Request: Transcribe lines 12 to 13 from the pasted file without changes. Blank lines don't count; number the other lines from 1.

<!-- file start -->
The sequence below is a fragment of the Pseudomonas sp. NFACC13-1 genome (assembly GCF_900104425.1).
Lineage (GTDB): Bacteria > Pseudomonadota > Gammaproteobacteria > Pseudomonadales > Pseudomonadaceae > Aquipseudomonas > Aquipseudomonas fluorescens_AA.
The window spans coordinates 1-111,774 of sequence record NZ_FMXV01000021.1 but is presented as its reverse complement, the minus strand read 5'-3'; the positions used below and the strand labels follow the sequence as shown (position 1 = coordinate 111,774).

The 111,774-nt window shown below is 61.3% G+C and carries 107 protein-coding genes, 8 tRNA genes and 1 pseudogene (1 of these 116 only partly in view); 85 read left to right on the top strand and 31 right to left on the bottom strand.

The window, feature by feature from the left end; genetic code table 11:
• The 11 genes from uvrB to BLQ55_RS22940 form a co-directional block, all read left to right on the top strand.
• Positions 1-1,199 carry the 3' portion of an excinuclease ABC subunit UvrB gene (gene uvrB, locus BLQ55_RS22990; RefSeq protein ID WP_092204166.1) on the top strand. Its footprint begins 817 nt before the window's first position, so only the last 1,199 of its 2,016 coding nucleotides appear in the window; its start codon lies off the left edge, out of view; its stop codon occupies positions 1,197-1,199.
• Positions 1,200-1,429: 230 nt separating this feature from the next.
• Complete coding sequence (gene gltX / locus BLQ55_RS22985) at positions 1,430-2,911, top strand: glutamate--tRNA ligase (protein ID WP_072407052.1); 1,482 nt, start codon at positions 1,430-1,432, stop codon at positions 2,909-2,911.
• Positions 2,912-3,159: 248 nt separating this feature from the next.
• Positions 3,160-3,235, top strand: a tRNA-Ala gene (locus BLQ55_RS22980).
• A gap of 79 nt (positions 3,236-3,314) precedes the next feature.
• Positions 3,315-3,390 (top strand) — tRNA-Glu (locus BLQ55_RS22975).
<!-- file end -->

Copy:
• A gap of 79 nt (positions 3,236-3,314) precedes the next feature.
• Positions 3,315-3,390 (top strand) — tRNA-Glu (locus BLQ55_RS22975).